I have and continue to frown about the use of “more hours” or more tests as higher standards in themselves. My believe is that entry requirements, particularly as imposed by the legal force of the state, should be based on the concept of public protection and on a clearly defined job description. In other words, the education should follow the definition of competency, not the idea of some arbitrary hurdle. I and a number of others continue to work toward evidence-based massage therapy.

    Nor am I alone in having a distaste for requirements that don’t lead to improvements in actual practice. While I don’t share Ralph Stevens distaste for the medical profession, I do believe that his basic observations of requirements are correct.

    Challenging Sacred Cows I

    Challenging Sacred Cows II

    Education – Where Does Advanced Begin?

    There is a reason that the FSMTB takes note of my views. I was one of the invited educators that participated in the formation meetings of the FSMTB in May and September 2005. I was also one of those there encouraging them to create a licensing exam based on state law requirements. I had (too quickly if you count typos) put together a short viewpoint paper that was distributed at both of those initial FSMTB meetings. I believe this supports my view that Mr. Longcor is a fount of nonsense and malfeasance.

    A New Massage Therapy Licensing Examination:
    We Need Clear Goals, Transparency, & Public Accountability

  7. Thanks Laura for shedding some additional light on this situation happening right here in my home state of Iowa. I agree totally and whole heartedly with your comments and the not only possible but very probable results should House File 2342 pass.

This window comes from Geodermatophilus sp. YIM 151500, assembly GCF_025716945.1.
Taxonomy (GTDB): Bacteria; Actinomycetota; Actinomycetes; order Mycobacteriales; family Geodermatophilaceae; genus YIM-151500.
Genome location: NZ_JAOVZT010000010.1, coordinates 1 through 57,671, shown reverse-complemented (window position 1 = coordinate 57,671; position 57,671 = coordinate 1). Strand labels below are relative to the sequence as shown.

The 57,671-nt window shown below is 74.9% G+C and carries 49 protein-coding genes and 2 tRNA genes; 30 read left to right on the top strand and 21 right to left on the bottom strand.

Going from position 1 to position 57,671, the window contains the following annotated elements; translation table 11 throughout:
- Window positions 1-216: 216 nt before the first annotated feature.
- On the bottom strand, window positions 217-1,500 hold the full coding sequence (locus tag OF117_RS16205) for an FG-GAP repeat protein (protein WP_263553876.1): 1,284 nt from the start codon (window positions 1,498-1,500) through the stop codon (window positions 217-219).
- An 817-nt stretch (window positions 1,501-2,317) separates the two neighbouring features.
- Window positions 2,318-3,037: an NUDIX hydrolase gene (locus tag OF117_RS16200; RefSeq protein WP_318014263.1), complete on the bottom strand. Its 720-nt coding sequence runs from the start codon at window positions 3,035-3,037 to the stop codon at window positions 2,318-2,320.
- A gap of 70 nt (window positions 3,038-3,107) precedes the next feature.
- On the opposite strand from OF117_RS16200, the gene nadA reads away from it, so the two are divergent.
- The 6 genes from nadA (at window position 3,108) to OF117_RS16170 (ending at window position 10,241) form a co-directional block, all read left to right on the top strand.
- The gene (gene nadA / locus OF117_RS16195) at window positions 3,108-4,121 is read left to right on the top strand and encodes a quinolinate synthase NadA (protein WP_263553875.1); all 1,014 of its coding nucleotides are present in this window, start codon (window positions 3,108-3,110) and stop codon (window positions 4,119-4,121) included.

As a LMT in Iowa since 1994 and a school owner there is no part of HF 2342 that I feel benefits the profession or protects the public, which is the stated purpose of our licensing board.

    One point of clarification, if I may, is that the new proposal would have two INSTRUCTORS on the Iowa licesning Board, not owners. While this is a relatively minor point I thought I would point this out.

    Thank you again for spreading the word, Laura. We have to DEFEAT this and keep it out of consideration for this year and years to come!

    Chris Rider, BS, LMT
    Carlson College of Massage Therapy

  8. Thanks for catching that, Chris. I do hope this is recognized for what it is–a big step back. All state boards, and the FSMTB as an organization, are charged with public protection. This does nothing at all to help that. I feel that it was a move that was intended to be self-serving–but mistakenly so–and that if the person who brought it forth had researched the new federal regulations carefully enough, it would have never happened. Hindsight is 20/20.

  9. Am I missing something? I can’t seem to find the blog post about Obamacare, where we had to “pass the bill in order to know what is in it”

    “I’m less upset about the education requirements than I am of the sheer arrogance of such an action”